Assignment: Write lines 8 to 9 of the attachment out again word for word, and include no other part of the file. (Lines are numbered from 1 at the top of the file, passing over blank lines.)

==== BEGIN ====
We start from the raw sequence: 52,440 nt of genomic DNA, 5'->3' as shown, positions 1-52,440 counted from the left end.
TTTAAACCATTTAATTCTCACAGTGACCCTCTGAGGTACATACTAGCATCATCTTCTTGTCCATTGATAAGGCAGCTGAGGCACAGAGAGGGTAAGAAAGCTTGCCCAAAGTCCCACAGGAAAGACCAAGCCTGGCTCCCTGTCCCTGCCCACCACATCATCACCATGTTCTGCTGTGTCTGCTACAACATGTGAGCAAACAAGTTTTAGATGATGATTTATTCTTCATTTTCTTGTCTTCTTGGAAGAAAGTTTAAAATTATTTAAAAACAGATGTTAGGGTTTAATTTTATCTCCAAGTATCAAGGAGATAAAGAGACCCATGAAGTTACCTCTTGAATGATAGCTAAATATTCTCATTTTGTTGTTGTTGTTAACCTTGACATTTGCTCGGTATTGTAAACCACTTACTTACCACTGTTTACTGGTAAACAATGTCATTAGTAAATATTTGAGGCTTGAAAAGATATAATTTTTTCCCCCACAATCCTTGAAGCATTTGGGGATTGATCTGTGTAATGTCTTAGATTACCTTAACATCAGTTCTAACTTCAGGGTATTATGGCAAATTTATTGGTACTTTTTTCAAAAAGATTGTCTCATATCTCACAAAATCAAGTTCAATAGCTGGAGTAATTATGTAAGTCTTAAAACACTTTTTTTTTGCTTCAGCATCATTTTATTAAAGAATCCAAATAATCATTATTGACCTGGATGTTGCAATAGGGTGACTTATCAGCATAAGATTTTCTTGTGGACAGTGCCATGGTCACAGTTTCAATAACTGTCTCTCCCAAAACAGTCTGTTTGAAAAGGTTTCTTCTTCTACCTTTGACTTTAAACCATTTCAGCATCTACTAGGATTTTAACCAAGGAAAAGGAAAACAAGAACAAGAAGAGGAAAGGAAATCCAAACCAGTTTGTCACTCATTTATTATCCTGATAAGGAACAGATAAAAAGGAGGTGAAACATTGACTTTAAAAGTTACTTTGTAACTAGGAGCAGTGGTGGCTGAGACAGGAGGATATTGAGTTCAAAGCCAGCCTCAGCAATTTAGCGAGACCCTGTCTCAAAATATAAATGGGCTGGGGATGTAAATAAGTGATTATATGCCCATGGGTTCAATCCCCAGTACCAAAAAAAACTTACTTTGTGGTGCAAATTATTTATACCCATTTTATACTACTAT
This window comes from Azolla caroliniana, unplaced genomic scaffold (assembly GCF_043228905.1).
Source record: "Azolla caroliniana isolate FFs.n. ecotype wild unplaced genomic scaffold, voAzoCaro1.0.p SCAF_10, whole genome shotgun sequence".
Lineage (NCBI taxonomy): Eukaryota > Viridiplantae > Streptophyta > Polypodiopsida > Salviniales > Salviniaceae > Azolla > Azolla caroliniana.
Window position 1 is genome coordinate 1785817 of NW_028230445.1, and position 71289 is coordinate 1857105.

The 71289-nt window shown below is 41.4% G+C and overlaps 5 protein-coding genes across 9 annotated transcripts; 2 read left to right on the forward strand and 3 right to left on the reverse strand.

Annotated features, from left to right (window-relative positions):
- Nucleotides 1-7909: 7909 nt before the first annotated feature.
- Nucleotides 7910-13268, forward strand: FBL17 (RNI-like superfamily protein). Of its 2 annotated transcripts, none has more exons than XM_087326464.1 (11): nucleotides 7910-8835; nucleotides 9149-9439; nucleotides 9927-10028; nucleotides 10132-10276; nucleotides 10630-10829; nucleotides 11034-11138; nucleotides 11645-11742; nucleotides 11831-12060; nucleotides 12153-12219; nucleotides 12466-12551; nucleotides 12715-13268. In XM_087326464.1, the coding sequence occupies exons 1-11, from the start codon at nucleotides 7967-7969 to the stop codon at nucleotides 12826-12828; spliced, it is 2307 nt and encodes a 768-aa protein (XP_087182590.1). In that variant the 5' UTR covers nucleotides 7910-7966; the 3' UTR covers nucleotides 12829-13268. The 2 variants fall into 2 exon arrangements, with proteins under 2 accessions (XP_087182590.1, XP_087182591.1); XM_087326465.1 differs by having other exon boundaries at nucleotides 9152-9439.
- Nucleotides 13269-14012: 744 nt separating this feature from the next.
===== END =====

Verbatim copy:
Annotated features, from left to right (window-relative positions):
- Nucleotides 1-7909: 7909 nt before the first annotated feature.